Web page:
"Freewash, fake beards, and the enclosure of the software commons"

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The 20th February 2008 was one of those 'Microsoft moments', when suddenly, the world changed. Just like when they 'got' the network (and we got NT), or they 'got' the Internet (and we got 'Internet Explorer'). This time they 'got' Open Source and Open Standards and the company is about to make another of their legendary radical transformations... or so they would like you to believe.

The pattern of these 'Microsoft moments' is revealing. Each previous one has come long after most of the rest of the technology world has seen the latest change as inevitable - a situation that with Open Source and Open Standards has been staring us in the face for a long time now.

So does Microsoft's conversion signal the final phase of the ascendancy of Open Source, Open Standards?

Let's look a little closer.

The Microsoft model, as they are explaining it, is becoming asymptotic to the Open Source one. Interoperability, access to the code, free tools for developers and students, open international standards validated by standards bodies. It certainly looks like it, but an asymptotic curve never quite reaches the line.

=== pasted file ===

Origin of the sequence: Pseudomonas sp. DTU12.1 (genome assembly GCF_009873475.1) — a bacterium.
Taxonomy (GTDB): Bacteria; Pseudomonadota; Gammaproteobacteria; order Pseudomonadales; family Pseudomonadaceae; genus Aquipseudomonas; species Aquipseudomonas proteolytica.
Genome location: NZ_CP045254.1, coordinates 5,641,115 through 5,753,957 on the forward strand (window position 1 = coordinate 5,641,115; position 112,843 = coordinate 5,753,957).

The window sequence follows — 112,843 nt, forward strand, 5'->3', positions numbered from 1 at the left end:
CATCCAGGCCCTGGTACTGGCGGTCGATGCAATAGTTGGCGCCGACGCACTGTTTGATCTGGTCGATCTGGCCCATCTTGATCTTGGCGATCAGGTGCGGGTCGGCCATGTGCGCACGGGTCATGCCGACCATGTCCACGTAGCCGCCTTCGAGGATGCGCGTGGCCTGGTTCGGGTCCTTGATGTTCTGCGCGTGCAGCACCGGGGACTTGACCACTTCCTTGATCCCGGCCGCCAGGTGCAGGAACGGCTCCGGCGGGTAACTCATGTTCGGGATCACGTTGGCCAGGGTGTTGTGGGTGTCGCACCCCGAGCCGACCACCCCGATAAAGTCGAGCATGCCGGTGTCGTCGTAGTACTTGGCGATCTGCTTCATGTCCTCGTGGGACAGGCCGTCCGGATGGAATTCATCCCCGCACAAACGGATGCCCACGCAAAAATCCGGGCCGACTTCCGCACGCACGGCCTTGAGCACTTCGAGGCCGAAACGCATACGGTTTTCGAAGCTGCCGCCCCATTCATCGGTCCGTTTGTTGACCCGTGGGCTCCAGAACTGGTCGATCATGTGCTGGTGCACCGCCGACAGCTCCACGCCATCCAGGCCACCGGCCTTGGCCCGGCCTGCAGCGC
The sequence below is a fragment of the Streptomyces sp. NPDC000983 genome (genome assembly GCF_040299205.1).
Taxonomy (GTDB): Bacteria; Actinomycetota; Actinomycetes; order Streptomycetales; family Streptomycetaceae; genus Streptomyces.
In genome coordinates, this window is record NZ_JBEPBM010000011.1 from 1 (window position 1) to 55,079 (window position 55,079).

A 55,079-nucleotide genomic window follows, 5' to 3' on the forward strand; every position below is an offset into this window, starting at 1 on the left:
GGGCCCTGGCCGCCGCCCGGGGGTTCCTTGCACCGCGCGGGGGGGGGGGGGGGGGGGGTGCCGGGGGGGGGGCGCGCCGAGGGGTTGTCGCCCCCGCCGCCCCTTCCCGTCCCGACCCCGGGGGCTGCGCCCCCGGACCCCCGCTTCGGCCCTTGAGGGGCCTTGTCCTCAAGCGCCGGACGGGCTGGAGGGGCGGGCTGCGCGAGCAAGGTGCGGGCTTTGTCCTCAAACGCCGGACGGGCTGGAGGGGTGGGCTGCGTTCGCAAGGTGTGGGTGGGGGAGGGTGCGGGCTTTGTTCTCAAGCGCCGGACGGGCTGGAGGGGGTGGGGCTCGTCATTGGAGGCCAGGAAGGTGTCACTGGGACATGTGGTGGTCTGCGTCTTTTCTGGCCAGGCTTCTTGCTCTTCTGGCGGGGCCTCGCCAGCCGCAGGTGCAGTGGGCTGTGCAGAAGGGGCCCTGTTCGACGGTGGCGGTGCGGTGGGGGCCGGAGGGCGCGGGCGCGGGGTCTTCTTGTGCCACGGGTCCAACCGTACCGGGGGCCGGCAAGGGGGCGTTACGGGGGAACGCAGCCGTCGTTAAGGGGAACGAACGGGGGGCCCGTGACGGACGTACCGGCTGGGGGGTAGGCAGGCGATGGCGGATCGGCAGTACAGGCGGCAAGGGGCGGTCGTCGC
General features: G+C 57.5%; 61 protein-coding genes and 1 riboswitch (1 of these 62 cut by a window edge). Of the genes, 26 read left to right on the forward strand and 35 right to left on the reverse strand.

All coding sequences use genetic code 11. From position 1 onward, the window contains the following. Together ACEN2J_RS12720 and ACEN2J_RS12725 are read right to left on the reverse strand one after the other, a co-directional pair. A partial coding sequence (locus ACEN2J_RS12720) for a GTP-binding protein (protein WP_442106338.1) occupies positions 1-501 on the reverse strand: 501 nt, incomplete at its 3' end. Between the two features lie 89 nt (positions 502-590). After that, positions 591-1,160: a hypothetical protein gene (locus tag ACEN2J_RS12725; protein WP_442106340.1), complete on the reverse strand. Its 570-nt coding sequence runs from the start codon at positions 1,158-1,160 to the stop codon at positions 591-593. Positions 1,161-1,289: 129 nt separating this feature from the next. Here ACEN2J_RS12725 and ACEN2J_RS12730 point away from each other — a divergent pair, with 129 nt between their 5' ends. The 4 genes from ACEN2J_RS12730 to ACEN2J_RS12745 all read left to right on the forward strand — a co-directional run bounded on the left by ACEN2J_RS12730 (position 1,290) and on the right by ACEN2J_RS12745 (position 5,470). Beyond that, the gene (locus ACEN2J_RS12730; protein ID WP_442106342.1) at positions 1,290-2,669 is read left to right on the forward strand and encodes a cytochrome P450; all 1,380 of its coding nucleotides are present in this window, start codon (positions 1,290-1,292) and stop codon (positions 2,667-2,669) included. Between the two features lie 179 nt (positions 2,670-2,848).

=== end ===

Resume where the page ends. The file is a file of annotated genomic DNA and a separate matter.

The good news is that it is an implicit acknowledgment that the way technology is done has irrevocably changed. Their track record shows unequivocally that they will sooner or later adapt to the inevitable. But the real Open Source business model is so alien, so diametrically opposed to the fundamental business model Microsoft has pursued for decades, we must ask if there are alternative explanations, and what the real game-plan is?

Let's put to one side the obvious observation that Microsoft's legal woes in the EU and around the world provide a powerful incentive to make it appear they have changed their ways. And let's do the same with the observation that the critical ISO vote on the fate of their rival office document standard, the cornerstone of the desktop monopoly, is imminent - too obvious, too superficial. Microsoft is far too subtle a tactician to leave it at that.

Open Source and Open Standards have created a potent, compelling, ever-expanding commons of powerful software. A complete, freely- available 'stack' that can be implemented at low cost by companies from one-man bands to Global giants. A commons owned by none and owned by all.

It is the secret ingredient of a whole new generation of businesses, and canny adopters from the previous generation. Google is not the only 'poster child' to have realised the supply- side benefits of running their operation on Free Software. And the economic and financial benefits, some would the least of the many benefits, accrue mainly to the users of Open Source software.

Historically, the economic benefits of a commons has primarily benefited the users. Of course the physical commons has always been subject to the so-called 'tragedy of the commons'*. The laws of physics, fortunately, do not apply to the world of ideas (and by extension, software). If I share a good idea, we both benefit, and the idea itself remains undiminished and inexhaustible.

Also historically, the exploitation of the commons to make a few fantastically rich and the rest of us merely 'consumers and customers' has been accomplished by enclosure.